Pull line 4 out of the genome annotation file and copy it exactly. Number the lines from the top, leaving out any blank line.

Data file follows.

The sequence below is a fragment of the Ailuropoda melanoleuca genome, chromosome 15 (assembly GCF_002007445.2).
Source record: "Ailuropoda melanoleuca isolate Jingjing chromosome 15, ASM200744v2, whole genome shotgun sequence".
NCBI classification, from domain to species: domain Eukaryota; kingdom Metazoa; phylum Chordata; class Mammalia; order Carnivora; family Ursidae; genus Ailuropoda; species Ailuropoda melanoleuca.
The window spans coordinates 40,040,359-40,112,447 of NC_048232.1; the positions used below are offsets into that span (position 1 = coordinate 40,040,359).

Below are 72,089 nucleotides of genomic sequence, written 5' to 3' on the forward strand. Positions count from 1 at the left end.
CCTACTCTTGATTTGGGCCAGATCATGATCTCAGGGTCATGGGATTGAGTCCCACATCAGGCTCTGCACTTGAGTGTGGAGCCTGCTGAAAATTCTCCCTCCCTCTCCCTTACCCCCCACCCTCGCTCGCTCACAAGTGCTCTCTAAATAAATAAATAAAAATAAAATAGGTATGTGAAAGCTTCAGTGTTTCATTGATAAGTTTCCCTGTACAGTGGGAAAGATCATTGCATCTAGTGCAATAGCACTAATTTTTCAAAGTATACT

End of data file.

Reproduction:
The window spans coordinates 40,040,359-40,112,447 of NC_048232.1; the positions used below are offsets into that span (position 1 = coordinate 40,040,359).